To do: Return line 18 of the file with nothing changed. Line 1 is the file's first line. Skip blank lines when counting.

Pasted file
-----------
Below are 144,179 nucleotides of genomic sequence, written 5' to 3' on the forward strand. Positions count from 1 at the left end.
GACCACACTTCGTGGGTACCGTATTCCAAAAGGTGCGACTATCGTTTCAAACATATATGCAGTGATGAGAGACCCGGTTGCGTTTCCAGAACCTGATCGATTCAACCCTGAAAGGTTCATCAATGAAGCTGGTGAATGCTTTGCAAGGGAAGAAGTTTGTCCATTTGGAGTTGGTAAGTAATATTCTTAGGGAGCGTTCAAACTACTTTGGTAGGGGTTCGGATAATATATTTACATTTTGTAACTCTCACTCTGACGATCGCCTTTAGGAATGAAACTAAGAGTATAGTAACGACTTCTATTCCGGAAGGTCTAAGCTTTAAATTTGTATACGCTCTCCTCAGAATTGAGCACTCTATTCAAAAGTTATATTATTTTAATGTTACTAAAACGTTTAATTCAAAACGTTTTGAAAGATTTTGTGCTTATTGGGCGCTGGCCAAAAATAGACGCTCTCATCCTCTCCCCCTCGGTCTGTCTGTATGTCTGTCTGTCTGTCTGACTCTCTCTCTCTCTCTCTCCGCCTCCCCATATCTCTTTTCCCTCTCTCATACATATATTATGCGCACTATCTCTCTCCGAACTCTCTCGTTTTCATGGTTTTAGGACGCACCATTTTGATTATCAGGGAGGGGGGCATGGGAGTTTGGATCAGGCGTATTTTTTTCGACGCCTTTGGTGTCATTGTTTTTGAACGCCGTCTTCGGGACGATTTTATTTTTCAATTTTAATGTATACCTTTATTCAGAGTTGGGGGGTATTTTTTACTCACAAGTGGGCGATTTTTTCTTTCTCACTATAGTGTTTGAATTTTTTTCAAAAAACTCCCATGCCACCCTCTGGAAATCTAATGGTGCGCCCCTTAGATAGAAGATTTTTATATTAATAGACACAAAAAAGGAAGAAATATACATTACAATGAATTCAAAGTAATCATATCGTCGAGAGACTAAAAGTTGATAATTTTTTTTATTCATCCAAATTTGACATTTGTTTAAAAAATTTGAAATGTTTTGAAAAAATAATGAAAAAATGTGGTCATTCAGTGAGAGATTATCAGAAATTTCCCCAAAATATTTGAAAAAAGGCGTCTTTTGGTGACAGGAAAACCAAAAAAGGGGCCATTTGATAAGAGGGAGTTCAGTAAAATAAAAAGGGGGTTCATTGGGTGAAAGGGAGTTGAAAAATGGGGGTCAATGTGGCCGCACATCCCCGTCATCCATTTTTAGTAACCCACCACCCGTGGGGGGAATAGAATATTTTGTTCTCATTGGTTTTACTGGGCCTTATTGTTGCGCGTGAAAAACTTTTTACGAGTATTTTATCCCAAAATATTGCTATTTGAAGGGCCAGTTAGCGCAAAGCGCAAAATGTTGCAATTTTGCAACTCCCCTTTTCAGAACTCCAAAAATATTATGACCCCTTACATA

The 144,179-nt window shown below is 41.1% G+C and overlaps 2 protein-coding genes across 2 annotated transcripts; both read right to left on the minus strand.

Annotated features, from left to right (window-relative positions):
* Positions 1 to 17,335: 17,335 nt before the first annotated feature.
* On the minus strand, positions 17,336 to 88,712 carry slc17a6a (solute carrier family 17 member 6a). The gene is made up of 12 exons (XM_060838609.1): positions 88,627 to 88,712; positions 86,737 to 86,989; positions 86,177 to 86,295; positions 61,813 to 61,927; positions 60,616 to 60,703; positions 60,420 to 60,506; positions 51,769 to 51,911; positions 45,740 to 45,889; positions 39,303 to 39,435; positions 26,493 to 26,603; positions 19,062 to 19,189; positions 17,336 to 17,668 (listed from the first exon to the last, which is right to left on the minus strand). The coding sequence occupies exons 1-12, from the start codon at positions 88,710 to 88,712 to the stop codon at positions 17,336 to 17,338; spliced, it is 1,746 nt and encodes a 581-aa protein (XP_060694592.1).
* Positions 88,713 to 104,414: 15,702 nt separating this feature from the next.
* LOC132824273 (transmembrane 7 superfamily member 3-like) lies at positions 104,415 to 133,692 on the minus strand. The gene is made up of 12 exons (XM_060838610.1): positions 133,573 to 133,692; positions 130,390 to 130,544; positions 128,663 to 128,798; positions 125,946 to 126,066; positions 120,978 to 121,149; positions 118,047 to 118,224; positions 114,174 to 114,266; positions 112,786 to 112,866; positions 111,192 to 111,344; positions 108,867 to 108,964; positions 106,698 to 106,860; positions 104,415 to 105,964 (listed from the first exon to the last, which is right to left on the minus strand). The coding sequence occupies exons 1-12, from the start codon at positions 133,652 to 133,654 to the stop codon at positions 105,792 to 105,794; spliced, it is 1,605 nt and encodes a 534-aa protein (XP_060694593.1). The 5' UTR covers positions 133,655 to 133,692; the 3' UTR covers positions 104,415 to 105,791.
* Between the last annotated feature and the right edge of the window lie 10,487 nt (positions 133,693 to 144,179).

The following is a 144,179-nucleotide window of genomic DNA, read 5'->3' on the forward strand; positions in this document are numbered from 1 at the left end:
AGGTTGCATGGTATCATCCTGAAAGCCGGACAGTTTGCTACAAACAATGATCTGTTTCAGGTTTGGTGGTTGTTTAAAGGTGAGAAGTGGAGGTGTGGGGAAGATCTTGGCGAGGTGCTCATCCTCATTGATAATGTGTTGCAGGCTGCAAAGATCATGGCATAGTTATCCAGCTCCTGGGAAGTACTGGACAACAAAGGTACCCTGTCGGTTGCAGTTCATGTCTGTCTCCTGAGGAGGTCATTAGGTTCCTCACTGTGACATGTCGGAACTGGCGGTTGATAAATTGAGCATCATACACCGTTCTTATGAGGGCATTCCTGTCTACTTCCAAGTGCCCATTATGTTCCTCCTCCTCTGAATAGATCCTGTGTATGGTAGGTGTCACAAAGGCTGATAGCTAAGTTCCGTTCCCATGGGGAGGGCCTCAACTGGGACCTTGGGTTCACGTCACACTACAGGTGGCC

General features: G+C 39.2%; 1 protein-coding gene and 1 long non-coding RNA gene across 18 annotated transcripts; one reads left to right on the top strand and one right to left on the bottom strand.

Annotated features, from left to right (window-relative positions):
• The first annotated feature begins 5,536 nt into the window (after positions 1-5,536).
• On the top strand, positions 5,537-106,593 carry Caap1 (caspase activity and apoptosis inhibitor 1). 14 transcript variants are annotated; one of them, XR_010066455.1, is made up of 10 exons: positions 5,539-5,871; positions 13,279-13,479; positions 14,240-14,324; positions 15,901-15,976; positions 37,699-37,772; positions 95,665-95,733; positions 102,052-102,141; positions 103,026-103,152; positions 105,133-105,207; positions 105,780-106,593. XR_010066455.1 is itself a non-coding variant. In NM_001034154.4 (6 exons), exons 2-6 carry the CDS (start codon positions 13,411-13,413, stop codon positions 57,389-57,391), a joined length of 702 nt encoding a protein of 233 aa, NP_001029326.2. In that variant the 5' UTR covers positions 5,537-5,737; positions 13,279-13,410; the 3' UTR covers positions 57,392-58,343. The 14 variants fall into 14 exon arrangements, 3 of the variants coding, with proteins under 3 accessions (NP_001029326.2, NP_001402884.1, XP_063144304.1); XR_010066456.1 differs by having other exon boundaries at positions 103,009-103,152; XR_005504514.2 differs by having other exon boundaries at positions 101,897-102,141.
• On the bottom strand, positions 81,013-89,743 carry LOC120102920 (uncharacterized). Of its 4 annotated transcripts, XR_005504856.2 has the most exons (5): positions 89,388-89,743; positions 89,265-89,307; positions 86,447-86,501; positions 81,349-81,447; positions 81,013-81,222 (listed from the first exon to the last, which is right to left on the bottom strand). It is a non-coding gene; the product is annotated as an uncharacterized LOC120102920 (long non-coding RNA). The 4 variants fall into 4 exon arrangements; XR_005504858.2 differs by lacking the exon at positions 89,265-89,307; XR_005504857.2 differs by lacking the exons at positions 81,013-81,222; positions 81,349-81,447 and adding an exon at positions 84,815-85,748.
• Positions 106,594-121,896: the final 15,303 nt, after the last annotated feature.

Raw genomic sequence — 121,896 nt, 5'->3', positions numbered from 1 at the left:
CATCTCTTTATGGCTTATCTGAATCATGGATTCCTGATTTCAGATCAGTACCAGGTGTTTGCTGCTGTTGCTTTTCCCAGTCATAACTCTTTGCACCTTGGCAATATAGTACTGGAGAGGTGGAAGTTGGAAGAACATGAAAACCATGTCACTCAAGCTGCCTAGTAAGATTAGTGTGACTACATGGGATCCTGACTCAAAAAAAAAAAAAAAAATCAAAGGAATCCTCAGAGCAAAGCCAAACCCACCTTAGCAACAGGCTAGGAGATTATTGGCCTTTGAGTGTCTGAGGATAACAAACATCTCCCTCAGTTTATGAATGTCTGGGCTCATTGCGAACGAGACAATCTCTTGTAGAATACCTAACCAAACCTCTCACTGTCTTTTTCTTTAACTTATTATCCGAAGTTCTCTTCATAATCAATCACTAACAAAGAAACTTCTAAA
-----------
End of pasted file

Raw genomic sequence — 121,896 nt, 5'->3', positions numbered from 1 at the left: